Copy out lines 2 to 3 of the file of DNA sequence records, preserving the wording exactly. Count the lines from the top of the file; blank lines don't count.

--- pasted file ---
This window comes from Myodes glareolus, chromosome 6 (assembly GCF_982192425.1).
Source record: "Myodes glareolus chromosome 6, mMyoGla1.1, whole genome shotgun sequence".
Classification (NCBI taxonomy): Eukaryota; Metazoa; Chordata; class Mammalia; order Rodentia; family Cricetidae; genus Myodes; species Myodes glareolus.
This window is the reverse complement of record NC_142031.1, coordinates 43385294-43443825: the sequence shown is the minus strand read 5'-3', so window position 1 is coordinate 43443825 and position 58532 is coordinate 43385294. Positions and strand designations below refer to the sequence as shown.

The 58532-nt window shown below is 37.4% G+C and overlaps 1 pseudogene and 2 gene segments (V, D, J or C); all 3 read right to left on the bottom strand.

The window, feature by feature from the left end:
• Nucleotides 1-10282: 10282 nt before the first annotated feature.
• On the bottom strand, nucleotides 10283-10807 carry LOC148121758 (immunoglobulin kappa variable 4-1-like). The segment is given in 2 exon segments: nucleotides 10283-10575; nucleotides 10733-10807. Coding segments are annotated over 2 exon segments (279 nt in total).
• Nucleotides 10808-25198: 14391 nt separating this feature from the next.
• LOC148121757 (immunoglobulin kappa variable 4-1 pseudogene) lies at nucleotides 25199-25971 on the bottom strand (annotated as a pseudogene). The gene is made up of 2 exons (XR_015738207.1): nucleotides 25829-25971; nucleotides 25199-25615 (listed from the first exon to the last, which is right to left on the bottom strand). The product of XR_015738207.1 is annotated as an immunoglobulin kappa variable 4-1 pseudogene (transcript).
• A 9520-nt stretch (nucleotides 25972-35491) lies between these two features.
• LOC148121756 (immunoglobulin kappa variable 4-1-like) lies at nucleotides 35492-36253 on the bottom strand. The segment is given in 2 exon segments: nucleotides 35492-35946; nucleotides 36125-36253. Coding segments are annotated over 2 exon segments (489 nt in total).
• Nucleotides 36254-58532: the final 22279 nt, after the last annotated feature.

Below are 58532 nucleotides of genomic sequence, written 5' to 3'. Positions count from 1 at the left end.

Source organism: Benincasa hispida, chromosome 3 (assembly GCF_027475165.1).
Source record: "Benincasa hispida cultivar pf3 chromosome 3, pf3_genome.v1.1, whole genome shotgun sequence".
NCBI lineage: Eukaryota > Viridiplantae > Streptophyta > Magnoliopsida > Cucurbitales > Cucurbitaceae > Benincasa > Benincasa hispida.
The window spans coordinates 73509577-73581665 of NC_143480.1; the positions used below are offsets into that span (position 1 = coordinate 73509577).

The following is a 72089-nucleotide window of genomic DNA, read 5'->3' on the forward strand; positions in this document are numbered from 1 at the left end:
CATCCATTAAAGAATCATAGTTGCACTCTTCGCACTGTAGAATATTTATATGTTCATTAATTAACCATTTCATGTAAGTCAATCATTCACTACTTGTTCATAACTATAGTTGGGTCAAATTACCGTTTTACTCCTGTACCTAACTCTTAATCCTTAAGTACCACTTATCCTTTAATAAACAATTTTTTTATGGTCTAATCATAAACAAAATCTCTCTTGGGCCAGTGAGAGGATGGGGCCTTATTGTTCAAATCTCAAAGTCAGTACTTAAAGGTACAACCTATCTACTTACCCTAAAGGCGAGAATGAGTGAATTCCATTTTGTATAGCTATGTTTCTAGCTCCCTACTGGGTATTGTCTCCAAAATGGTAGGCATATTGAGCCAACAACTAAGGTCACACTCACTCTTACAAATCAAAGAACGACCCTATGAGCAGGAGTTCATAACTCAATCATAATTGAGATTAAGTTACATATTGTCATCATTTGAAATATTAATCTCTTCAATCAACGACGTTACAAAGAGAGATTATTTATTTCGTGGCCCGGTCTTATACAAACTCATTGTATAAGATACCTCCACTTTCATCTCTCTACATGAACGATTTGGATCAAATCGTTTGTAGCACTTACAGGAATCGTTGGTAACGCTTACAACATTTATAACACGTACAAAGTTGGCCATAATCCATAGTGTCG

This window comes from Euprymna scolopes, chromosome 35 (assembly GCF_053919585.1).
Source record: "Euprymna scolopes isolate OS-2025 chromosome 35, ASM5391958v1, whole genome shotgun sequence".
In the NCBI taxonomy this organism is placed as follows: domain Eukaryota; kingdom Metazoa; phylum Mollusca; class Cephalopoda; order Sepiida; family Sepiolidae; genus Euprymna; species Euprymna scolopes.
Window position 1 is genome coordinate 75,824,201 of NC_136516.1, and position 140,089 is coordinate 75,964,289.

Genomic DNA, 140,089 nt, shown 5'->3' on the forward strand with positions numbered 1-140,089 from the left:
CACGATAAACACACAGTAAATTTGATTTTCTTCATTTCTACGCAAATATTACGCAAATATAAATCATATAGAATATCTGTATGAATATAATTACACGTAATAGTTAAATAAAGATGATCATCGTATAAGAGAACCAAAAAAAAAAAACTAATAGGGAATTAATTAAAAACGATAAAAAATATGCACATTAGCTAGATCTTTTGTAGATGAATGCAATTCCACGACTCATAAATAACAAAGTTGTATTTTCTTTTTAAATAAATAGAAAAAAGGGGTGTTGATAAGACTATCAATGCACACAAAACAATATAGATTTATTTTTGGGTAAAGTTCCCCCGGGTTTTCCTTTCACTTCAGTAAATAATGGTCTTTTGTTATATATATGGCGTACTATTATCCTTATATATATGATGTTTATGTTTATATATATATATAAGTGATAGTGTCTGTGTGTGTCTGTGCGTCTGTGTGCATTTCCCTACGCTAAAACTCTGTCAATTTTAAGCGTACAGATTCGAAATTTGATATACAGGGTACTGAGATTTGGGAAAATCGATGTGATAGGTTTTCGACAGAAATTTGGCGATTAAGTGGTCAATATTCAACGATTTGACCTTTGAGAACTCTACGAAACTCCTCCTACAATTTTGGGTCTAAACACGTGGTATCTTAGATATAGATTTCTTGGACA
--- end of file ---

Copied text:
Source record: "Myodes glareolus chromosome 6, mMyoGla1.1, whole genome shotgun sequence".
Classification (NCBI taxonomy): Eukaryota; Metazoa; Chordata; class Mammalia; order Rodentia; family Cricetidae; genus Myodes; species Myodes glareolus.